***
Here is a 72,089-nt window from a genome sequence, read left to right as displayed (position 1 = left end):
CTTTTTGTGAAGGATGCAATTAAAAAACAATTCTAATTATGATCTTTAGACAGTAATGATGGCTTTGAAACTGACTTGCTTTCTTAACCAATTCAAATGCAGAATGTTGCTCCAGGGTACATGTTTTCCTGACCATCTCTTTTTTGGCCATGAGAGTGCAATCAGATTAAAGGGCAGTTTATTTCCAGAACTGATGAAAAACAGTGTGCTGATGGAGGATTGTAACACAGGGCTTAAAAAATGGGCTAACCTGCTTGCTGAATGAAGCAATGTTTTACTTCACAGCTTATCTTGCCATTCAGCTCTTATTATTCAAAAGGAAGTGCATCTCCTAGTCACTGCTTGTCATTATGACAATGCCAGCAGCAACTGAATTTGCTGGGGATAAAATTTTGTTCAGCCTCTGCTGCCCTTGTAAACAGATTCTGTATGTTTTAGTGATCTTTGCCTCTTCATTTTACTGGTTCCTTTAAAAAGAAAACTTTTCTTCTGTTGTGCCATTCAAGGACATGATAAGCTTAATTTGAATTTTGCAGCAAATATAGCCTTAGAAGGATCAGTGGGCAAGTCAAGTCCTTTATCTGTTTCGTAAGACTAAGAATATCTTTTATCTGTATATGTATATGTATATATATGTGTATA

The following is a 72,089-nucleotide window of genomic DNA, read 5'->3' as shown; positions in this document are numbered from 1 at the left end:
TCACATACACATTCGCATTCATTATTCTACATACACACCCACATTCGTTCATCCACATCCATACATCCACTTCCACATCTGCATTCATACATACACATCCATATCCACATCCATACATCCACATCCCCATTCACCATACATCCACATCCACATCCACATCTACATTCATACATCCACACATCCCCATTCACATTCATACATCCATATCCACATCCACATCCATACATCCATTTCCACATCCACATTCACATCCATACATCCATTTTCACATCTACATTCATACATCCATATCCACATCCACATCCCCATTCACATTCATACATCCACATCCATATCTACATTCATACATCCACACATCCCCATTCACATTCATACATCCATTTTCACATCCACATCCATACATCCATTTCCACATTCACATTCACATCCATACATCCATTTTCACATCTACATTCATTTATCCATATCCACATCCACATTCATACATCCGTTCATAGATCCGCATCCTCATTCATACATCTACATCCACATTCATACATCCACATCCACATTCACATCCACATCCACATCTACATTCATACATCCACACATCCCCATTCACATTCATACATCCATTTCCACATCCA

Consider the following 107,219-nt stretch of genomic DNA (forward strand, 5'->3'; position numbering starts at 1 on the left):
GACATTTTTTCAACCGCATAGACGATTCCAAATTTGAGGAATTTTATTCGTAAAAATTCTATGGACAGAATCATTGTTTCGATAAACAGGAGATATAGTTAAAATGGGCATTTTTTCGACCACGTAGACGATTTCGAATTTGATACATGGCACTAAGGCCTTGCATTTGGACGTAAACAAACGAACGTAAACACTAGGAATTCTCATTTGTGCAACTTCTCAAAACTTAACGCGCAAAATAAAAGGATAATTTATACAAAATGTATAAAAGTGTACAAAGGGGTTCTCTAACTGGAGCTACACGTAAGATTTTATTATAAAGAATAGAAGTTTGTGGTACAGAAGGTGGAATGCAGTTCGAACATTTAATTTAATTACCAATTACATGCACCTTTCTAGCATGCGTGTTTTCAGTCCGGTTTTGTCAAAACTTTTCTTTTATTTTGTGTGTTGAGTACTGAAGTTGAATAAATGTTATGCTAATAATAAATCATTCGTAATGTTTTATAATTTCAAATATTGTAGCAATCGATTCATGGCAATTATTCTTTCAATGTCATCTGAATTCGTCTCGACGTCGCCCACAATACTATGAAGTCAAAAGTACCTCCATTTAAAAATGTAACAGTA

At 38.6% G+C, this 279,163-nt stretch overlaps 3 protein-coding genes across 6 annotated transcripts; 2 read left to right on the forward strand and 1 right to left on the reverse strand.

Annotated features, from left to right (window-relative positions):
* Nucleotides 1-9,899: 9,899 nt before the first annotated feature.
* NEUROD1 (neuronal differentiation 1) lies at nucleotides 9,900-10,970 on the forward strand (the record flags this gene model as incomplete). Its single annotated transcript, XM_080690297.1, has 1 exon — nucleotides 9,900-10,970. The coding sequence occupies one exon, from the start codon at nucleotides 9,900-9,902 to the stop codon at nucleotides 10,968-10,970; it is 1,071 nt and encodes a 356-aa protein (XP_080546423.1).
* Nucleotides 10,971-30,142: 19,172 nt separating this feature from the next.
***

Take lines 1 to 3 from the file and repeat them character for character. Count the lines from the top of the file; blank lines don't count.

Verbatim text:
Here is a 72,089-nt window from a genome sequence, read left to right as displayed (position 1 = left end):
CTTTTTGTGAAGGATGCAATTAAAAAACAATTCTAATTATGATCTTTAGACAGTAATGATGGCTTTGAAACTGACTTGCTTTCTTAACCAATTCAAATGCAGAATGTTGCTCCAGGGTACATGTTTTCCTGACCATCTCTTTTTTGGCCATGAGAGTGCAATCAGATTAAAGGGCAGTTTATTTCCAGAACTGATGAAAAACAGTGTGCTGATGGAGGATTGTAACACAGGGCTTAAAAAATGGGCTAACCTGCTTGCTGAATGAAGCAATGTTTTACTTCACAGCTTATCTTGCCATTCAGCTCTTATTATTCAAAAGGAAGTGCATCTCCTAGTCACTGCTTGTCATTATGACAATGCCAGCAGCAACTGAATTTGCTGGGGATAAAATTTTGTTCAGCCTCTGCTGCCCTTGTAAACAGATTCTGTATGTTTTAGTGATCTTTGCCTCTTCATTTTACTGGTTCCTTTAAAAAGAAAACTTTTCTTCTGTTGTGCCATTCAAGGACATGATAAGCTTAATTTGAATTTTGCAGCAAATATAGCCTTAGAAGGATCAGTGGGCAAGTCAAGTCCTTTATCTGTTTCGTAAGACTAAGAATATCTTTTATCTGTATATGTATATGTATATATATGTGTATA

The following is a 72,089-nucleotide window of genomic DNA, read 5'->3' as shown; positions in this document are numbered from 1 at the left end: